We started planning on using Oracle Standard Edition database and Real Application Clusters running on Oracle Enterprise Linux using HP hardware with Intel x86-64 processors. Many of our discussions centered around the version of Oracle and whether or not to implement RAC. We made the decision to stick with Standard Edition even though all of our current implementations are Enterprise Edition because of budgetary concerns. The plan is to move to Enterprise Edition in the future so we can standardize our licensing, but for now, we have a limited budget and are implementing Standard Edition. We also decided to forgo RAC and user Clusterware to protect the databases using active/passive clustering instead of active/active. Our timeline was very short and I have used Clusterware in this fashion before so this helped to shorten the timeline, but we also don't really know how much traffic we are talking about so RAC may not even be necessary.

So we have Clusterware installed and running, Automatic Storage Management is running and storage is allocated, the RDBMS is installed and patched, and we are ready to create the databases. Next comes the fun part... pushing power buttons and pulling power cords to make sure it all works as planned! This has been an incredible learning experience and should continue to be. Next is building our test environment using Oracle VM! Let me know any comments if you have had similar projects or want to chat about what we're doing.

Until next time... keep learning! Oh, by the way, I'm sure there will be lots of good sessions on Clusterware, RAC, Linux, etc at Collaborate 09 this year.

Thursday, March 12, 2009

Oracle Magazine Interview

Today was kind of an exciting day for me. I was interviewed via webcam and Skype for Oracle Magazine. They do a Linux issue every year and they have started doing a feature on the user community. I am the current president of the Linux Special Interest Group (SIG) for the Independent Oracle User Group and they asked if they could interview me about the SIG and our relationship with Oracle. I was contacted by Jeff Erickson at Oracle Magazine through Rich Schwerin, who I mentioned in an earlier blog post. Rich is the Senior Product Marketing Manager in the Linux and VM group at Oracle. We talked for about a half hour about what the SIG has done in the past, our future plans, and how Oracle is doing in the Linux and support areas. I won’t ruin it for you and you’ll have to check back to find the link to the video, but I really appreciate the opportunity to talk about the IOUG and the Linux SIG.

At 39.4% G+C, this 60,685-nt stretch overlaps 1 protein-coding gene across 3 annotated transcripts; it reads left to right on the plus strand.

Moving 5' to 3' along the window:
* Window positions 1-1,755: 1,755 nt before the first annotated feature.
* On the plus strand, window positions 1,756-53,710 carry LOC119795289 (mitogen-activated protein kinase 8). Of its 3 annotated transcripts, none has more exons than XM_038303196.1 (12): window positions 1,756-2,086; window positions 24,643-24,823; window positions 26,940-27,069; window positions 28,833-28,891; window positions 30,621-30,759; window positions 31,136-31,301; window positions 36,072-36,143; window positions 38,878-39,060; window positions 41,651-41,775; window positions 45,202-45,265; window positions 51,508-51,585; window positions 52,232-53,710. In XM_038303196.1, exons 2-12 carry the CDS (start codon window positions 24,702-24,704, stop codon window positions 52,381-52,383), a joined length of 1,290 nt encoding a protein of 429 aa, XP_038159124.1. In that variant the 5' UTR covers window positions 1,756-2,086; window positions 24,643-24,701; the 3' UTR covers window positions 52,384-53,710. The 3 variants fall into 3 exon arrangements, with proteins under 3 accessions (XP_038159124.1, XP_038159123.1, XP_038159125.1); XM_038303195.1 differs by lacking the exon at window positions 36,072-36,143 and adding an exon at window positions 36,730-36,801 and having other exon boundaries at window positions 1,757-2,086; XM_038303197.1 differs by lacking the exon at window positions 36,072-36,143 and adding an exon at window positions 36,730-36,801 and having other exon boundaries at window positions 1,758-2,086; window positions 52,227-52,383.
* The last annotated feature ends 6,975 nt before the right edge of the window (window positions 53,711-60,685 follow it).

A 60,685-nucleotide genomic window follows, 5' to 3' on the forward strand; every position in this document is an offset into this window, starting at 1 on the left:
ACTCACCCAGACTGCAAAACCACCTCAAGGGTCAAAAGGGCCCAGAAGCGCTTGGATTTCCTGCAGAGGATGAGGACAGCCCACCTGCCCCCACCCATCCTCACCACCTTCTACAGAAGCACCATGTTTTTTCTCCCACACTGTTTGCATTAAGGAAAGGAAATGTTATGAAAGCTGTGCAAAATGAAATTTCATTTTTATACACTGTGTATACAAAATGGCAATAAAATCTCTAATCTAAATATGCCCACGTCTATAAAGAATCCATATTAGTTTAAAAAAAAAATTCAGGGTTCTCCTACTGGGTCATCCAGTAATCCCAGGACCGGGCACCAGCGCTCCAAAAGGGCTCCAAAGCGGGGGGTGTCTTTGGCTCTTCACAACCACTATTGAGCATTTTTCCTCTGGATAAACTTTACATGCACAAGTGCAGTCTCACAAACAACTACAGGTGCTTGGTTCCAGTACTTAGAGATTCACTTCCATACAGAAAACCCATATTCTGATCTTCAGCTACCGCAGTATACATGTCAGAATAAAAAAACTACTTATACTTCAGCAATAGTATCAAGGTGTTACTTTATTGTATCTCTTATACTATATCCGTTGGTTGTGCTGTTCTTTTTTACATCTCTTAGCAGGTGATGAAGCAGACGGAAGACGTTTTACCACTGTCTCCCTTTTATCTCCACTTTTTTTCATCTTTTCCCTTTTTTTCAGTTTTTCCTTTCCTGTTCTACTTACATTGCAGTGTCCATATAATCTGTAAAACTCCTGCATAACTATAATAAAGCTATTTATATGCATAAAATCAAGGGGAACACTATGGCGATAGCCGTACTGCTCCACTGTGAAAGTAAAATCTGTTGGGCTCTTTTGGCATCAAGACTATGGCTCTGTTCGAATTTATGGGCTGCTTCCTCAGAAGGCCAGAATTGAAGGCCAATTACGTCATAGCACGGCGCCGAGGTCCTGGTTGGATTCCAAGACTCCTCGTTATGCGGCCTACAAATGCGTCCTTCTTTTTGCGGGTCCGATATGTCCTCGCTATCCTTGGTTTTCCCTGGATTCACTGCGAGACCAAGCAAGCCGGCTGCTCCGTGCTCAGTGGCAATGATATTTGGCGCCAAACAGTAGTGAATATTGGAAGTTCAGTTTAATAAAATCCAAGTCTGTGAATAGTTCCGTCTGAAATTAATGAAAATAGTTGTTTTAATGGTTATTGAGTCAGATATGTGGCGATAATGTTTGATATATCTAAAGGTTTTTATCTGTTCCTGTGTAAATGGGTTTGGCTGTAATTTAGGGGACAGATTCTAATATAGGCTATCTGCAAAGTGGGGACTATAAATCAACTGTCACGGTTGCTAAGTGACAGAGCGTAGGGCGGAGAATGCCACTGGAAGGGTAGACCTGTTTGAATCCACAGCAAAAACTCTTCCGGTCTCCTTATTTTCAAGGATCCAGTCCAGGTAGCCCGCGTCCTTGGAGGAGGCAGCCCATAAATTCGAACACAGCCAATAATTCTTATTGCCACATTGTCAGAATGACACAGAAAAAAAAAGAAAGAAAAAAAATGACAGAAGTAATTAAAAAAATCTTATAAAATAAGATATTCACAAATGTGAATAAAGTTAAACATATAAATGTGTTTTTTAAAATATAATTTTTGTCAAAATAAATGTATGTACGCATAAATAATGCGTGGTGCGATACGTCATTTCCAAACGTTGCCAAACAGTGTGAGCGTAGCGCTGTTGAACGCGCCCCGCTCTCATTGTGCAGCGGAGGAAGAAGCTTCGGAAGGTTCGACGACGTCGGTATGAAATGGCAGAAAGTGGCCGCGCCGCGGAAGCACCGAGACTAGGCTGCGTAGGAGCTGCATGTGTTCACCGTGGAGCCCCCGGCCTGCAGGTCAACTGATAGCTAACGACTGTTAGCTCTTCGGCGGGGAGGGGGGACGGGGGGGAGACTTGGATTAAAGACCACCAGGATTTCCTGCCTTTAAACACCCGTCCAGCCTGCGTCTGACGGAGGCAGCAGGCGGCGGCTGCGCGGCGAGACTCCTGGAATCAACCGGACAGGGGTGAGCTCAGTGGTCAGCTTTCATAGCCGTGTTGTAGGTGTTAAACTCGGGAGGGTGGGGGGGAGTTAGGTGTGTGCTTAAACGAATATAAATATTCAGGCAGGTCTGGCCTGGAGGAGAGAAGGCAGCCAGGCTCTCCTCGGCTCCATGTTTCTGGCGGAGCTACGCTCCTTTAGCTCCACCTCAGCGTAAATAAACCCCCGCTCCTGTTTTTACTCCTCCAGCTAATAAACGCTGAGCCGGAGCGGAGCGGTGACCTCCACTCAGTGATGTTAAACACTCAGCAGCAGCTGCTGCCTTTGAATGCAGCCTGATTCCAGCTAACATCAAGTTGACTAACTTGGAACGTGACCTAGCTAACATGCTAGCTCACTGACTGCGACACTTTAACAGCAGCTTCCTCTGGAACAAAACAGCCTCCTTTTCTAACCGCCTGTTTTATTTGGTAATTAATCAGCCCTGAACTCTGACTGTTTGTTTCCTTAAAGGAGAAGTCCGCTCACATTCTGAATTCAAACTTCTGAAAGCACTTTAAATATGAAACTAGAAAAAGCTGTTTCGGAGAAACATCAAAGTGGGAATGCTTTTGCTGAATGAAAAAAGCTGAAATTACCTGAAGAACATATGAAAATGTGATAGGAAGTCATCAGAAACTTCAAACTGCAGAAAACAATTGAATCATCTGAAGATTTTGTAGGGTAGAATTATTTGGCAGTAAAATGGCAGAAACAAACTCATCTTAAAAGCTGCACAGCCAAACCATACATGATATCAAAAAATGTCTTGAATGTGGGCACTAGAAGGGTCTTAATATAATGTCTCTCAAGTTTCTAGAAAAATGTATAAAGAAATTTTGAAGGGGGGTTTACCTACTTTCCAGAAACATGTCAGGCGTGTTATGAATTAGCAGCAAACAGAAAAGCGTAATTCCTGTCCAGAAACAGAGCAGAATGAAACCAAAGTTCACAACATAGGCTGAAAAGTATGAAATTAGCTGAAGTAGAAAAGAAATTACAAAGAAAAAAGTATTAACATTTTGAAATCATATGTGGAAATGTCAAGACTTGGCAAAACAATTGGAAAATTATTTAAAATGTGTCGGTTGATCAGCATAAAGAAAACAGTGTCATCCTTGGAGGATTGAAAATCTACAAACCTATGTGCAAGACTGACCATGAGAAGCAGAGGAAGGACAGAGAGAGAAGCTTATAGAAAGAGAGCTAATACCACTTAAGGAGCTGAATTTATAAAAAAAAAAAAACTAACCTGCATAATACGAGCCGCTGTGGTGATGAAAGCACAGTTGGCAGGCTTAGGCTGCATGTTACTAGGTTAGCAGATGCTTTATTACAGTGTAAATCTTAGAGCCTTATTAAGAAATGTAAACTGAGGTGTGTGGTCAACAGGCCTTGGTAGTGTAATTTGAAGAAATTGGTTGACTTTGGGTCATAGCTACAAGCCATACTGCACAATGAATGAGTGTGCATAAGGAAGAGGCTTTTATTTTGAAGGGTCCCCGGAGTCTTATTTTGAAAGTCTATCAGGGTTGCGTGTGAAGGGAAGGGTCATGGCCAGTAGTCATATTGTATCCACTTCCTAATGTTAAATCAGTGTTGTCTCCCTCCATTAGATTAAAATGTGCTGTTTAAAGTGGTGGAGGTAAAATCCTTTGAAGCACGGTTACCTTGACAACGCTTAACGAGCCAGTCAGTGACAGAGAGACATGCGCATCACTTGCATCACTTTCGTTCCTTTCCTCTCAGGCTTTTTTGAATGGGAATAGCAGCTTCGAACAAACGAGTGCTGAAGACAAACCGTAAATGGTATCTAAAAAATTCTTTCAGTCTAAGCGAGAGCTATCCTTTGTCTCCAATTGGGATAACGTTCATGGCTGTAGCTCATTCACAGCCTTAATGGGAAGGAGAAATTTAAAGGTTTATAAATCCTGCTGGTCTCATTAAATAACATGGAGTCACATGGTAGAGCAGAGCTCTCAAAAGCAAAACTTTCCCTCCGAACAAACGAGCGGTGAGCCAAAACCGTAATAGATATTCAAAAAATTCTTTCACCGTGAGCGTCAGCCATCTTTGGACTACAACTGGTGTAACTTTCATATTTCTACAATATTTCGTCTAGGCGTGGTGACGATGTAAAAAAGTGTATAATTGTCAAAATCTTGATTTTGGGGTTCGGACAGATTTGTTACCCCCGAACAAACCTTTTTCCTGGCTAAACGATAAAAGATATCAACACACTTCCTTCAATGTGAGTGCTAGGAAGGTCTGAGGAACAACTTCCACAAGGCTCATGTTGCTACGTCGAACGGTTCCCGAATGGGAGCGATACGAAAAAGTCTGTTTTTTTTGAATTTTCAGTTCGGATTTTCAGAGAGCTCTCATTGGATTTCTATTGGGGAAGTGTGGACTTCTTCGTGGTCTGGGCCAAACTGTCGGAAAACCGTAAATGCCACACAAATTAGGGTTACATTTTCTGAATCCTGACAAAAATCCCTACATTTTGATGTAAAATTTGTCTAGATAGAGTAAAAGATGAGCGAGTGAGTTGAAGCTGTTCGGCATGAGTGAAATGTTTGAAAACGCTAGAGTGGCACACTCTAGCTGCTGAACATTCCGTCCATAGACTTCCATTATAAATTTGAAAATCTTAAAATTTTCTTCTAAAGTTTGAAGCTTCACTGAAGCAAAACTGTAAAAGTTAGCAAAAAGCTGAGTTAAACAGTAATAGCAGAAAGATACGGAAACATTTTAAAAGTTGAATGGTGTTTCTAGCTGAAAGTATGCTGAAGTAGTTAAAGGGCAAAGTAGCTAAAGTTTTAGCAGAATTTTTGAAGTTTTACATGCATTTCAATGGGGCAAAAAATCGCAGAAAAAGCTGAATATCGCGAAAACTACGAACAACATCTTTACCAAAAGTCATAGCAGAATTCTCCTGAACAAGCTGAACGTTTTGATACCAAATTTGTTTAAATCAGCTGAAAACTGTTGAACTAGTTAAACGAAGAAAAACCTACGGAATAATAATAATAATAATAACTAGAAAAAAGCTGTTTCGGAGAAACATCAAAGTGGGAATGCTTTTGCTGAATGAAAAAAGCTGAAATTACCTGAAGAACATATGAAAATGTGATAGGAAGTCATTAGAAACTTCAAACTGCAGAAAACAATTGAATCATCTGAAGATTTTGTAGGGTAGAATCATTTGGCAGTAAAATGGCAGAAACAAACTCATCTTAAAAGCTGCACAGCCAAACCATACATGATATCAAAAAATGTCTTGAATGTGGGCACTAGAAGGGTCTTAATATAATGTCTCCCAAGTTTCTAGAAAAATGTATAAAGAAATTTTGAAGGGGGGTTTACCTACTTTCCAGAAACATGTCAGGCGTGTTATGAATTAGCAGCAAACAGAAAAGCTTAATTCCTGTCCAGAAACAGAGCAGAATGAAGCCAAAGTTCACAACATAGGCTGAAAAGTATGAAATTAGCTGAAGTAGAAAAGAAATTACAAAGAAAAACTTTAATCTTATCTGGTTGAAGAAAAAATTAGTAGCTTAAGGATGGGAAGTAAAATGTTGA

For part of the interview we discussed personal and professional opportunities that come from involvement, not just membership, but involvement, in the user group community. Personally, I have made some great friendships and have people that I talk to, either on the phone or electronically, regularly. Professionally I have made some networking relationships that have saved me several times. This is where involvement really comes in. I started with IOUG as a member attending the conferences. That was great, and I learned a lot, but it was always lacking a little something for me. Once I started actually getting involved and taking a leadership role in the SIGs, the experience changed. The interview also covered my experience with Linux and the relationship with Oracle. At my previous company, we implemented Oracle Clusterware on Red Hat Linux. Those networking relationships really came in handy there! Now, my coworkers and I are embarking on a Clusterware project using Oracle Enterprise Linux. I'm looking forward to getting back into it as well as having something to share with the Linux SIG.